“You just have irate litigants and irate defendants coming in, just mad at the entire photo enforcement system in general,” said Steven Sarkis, a Maricopa County justice of the peace.

The most high-profile protester has been Dave VonTesmar, who has achieved statewide fame through his efforts to fight the tickets with a monkey mask. The 47-year-old flight attendant has allegedly sped past the cameras at least 40 times.

His defense?

There’s no way to prove that he was the driver wearing the mask, he says. Lots of people, he adds, drive his car.

VonTesmar, who signed up for the military on his 17th birthday, says he doesn’t fancy himself a criminal.

Amid empty soda cans on the floor of his white station wagon are various rubber disguises, including the famous monkey mask, a Frankenstein, koala, panda bear and a ghost mask that glows in the dark.

So far, four of VonTesmar’s cases have been dismissed, and he’s been found responsible for seven. The remaining 29 are pending, said VonTesmar’s attorney, Michael Kielsky.

Another dissenter is John Keegan, a judge for the Arrowhead Justice Court, who has called the cameras a constitutional violation. He rejects every photo radar ticket that comes before him.

So far, Keegan says, he’s dismissed more than 7,000 violations, potentially worth more than $1 million.

And here is some news about a small-scale tax revolt happening now in Argentina, from the pages of El Diario (translation mine):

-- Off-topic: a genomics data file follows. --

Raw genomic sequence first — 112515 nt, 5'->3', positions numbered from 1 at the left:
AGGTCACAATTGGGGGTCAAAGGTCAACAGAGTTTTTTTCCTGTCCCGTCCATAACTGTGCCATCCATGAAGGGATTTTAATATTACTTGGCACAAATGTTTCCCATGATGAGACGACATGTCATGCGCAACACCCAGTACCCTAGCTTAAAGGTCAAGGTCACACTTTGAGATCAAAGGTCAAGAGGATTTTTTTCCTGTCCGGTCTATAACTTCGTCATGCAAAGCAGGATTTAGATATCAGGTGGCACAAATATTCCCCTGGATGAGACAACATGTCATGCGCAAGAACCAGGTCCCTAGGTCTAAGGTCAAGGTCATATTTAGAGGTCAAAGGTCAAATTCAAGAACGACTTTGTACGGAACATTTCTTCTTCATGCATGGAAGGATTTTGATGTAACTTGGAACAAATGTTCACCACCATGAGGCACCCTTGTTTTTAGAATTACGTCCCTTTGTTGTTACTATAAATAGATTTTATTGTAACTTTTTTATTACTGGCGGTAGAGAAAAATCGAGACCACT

Neighborhood Service: Tax resistance in the Commercial Workers Center neighborhood

Because of lack of service, they won’t pay any more municipal taxes

The critical situation in the streets in which we live in the Commercial Workers Center of Villa Nueva, after intense stroms, has generated tax resistance of a sort among the inhabitants of the area.

Following a meeting, arranged by Civic Front councilwoman Olga Vivas, and attended by a large number from the neighborhood, the attendees decided that if the neighborhood is “no man’s land” it will not agree to pay for the services that are not being provided.

In addition to not paying taxes, the comrades warned that they will take their case to Justice, starting legal actions over the damages and losses caused by the negligence of the Department of Public Works in charge of Natalio Graglia.…

Stories like this always bring a smile to my face:

Inmates at S. Fla. jail accused of scamming IRS

Detainees at a South Florida county jail are being accused of scamming the Internal Revenue Service by filing for fraudulent refunds and taking in as much as $100,000.

About 50 inmates from the Stock Island Detention Center in Key West were allegedly involved in the scheme.

The detainees allegedly used a standard IRS form to claim bogus refunds, filing for about $1 million in all. Most of the requested refunds were for about $5,000. Many checks were sent directly to the jail.

The scheme was discovered after a how-to note was found in an inmate’s cell.

A chief local investigator on the case who recently retired tells The Miami Herald that evidence was brought before a Miami grand jury . Indictments could come this week.